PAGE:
SEVEN out of ten cops in Britain’s biggest police force failed to make a single arrest in a whole year, The Sun can reveal.
And just seven per cent of the Met’s 32,493 officers nicked five or more suspects.
The shock figures emerged on the day reported crime was shown to be at its highest level in England and Wales for 20 years.
The Met insisted many officers worked in specialist fields that “don’t necessitate arrests”.
But Centre for Crime Prevention campaign group director David Spencer blasted: “These numbers are truly jaw-dropping and raise serious questions about what exactly most police officers are doing with their time and where the Met’s priorities lie.
“It is time the Met got officers out from behind their desks and into communities where they fulfil their remit of deterring crime and keeping people safe.”
In response to a request under Freedom of Information laws, the Met revealed 22,753 of its officers — 70.02 per cent — had not made arrests between April 1 2021 and March 31 this year.
They were among a total of 30,265 with less than five collars during the 12 months — 93.1 per cent of Met officers.
The force was put under special measures by inspectors this month for the first time in its history.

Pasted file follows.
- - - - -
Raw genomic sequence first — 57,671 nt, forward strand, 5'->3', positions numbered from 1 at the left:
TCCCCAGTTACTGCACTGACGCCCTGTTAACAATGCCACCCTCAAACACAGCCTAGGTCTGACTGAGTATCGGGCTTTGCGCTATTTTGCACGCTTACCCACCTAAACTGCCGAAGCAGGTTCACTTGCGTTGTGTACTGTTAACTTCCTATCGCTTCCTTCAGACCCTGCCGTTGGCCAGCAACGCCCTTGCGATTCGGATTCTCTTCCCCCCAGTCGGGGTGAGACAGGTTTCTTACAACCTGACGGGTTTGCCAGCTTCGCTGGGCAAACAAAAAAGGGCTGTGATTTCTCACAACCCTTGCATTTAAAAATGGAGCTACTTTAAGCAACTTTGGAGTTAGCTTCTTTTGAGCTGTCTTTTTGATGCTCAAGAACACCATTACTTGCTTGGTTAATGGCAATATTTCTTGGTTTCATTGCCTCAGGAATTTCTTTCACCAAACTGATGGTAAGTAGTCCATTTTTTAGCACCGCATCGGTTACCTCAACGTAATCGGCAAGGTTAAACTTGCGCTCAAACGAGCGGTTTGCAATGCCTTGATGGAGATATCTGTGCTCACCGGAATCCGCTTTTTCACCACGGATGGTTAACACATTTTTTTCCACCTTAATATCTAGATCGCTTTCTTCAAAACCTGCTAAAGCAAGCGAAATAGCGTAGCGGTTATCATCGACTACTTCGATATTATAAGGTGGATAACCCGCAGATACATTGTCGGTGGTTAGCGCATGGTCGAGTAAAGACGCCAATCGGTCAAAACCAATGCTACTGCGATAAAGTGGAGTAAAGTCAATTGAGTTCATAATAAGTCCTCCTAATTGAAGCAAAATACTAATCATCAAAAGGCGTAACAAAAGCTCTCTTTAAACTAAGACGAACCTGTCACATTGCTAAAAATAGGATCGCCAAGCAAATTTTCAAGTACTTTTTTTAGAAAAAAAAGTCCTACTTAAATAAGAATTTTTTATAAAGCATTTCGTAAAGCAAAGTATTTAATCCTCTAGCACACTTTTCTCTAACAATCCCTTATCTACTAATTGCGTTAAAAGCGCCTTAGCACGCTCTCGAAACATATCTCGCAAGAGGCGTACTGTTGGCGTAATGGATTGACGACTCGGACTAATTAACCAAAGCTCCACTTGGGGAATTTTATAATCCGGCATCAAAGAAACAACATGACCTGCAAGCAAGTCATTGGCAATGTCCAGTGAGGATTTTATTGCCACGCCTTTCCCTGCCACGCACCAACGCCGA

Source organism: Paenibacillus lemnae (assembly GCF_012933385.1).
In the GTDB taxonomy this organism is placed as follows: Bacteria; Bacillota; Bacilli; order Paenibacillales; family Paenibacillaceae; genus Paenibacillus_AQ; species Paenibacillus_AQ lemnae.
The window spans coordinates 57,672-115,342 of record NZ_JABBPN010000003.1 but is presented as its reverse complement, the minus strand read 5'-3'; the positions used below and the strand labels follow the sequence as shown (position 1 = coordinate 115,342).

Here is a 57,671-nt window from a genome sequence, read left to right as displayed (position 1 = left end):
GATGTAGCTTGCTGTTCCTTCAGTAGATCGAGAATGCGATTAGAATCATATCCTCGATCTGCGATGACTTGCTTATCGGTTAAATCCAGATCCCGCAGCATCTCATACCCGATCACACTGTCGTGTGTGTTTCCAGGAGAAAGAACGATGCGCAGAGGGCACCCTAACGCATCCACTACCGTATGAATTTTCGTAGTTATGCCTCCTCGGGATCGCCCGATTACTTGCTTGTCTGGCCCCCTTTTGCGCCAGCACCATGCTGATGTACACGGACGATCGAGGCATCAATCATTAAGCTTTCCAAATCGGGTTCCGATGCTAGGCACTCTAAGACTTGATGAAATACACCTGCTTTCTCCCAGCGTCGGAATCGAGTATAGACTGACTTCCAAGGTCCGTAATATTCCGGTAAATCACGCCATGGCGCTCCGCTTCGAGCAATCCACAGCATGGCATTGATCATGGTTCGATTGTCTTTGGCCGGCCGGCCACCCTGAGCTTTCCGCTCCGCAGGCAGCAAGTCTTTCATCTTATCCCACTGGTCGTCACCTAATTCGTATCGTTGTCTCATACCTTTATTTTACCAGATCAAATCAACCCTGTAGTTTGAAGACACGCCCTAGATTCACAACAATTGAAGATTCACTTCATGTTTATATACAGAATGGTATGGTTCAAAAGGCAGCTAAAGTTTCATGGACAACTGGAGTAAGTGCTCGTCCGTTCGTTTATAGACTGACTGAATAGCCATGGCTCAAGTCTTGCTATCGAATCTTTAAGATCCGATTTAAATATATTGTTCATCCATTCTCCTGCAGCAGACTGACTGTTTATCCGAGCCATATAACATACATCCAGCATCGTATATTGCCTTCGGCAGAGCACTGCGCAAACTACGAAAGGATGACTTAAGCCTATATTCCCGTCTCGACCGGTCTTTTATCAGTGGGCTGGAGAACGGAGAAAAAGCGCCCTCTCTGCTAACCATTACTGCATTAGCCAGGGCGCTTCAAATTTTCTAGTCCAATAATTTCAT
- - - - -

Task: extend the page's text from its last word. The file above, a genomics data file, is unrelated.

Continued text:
It follows a string of controversies, systemic failures and 70,000 offences going unrecorded under former Commissioner Dame Cressida Dick, who resigned.
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Her replacement Sir Mark Rowley is due to start in September.
He has indicated his focus will be on beefing up local police resources and having a more visible presence on the streets.
Last night, retired Met detective chief inspector Mick Neville said: “The new commissioner needs to focus his officers on tackling crime and not wokery in any of its forms.”
He added: “In my time, I knew officers who could make five arrests in a few days, not in a year and these would be arrests of burglars, thieves and robbers, which the public want to see.”
The Met said: “Arrests are predominantly made by emergency response teams who are far fewer in number, which explains why arrests per total officer numbers might appear low.’’
Deputy Assistant Commissioner Laurence Taylor commented: “We are ensuring Met officers focus on dealing with offenders and tackling crime.”